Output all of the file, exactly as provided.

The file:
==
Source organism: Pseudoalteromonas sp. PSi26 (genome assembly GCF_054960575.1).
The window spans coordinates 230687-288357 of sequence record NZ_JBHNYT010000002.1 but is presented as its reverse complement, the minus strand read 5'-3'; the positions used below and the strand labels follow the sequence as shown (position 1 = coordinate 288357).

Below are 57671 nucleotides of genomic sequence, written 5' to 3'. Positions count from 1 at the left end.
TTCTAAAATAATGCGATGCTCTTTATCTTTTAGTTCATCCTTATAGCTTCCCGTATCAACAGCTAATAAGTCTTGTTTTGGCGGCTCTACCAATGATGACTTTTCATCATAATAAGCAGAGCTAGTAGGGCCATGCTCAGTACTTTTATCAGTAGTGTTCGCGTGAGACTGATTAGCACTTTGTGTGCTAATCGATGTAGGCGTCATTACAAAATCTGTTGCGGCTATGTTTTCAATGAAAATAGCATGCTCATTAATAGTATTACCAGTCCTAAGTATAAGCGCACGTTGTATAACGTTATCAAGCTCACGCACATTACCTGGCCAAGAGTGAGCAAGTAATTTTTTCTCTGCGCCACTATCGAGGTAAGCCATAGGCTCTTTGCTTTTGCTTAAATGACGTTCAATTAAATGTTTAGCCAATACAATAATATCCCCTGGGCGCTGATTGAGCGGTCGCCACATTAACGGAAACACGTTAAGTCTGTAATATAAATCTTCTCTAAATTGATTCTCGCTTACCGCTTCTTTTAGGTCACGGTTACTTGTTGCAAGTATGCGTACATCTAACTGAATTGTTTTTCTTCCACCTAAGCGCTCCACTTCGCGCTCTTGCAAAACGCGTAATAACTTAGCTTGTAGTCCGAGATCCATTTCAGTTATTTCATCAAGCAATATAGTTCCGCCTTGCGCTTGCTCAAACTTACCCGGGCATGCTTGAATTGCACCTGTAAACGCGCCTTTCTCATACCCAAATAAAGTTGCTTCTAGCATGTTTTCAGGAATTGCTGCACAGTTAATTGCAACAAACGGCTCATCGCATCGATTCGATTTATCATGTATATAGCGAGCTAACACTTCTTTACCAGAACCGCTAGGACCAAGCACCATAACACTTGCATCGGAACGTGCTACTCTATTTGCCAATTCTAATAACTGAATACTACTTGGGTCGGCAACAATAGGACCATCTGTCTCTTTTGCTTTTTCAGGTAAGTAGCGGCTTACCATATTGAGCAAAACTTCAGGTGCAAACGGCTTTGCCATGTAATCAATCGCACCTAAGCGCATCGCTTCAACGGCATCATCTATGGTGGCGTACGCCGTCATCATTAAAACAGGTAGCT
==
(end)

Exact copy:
Source organism: Pseudoalteromonas sp. PSi26 (genome assembly GCF_054960575.1).
The window spans coordinates 230687-288357 of sequence record NZ_JBHNYT010000002.1 but is presented as its reverse complement, the minus strand read 5'-3'; the positions used below and the strand labels follow the sequence as shown (position 1 = coordinate 288357).

Below are 57671 nucleotides of genomic sequence, written 5' to 3'. Positions count from 1 at the left end.
TTCTAAAATAATGCGATGCTCTTTATCTTTTAGTTCATCCTTATAGCTTCCCGTATCAACAGCTAATAAGTCTTGTTTTGGCGGCTCTACCAATGATGACTTTTCATCATAATAAGCAGAGCTAGTAGGGCCATGCTCAGTACTTTTATCAGTAGTGTTCGCGTGAGACTGATTAGCACTTTGTGTGCTAATCGATGTAGGCGTCATTACAAAATCTGTTGCGGCTATGTTTTCAATGAAAATAGCATGCTCATTAATAGTATTACCAGTCCTAAGTATAAGCGCACGTTGTATAACGTTATCAAGCTCACGCACATTACCTGGCCAAGAGTGAGCAAGTAATTTTTTCTCTGCGCCACTATCGAGGTAAGCCATAGGCTCTTTGCTTTTGCTTAAATGACGTTCAATTAAATGTTTAGCCAATACAATAATATCCCCTGGGCGCTGATTGAGCGGTCGCCACATTAACGGAAACACGTTAAGTCTGTAATATAAATCTTCTCTAAATTGATTCTCGCTTACCGCTTCTTTTAGGTCACGGTTACTTGTTGCAAGTATGCGTACATCTAACTGAATTGTTTTTCTTCCACCTAAGCGCTCCACTTCGCGCTCTTGCAAAACGCGTAATAACTTAGCTTGTAGTCCGAGATCCATTTCAGTTATTTCATCAAGCAATATAGTTCCGCCTTGCGCTTGCTCAAACTTACCCGGGCATGCTTGAATTGCACCTGTAAACGCGCCTTTCTCATACCCAAATAAAGTTGCTTCTAGCATGTTTTCAGGAATTGCTGCACAGTTAATTGCAACAAACGGCTCATCGCATCGATTCGATTTATCATGTATATAGCGAGCTAACACTTCTTTACCAGAACCGCTAGGACCAAGCACCATAACACTTGCATCGGAACGTGCTACTCTATTTGCCAATTCTAATAACTGAATACTACTTGGGTCGGCAACAATAGGACCATCTGTCTCTTTTGCTTTTTCAGGTAAGTAGCGGCTTACCATATTGAGCAAAACTTCAGGTGCAAACGGCTTTGCCATGTAATCAATCGCACCTAAGCGCATCGCTTCAACGGCATCATCTATGGTGGCGTACGCCGTCATCATTAAAACAGGTAGCT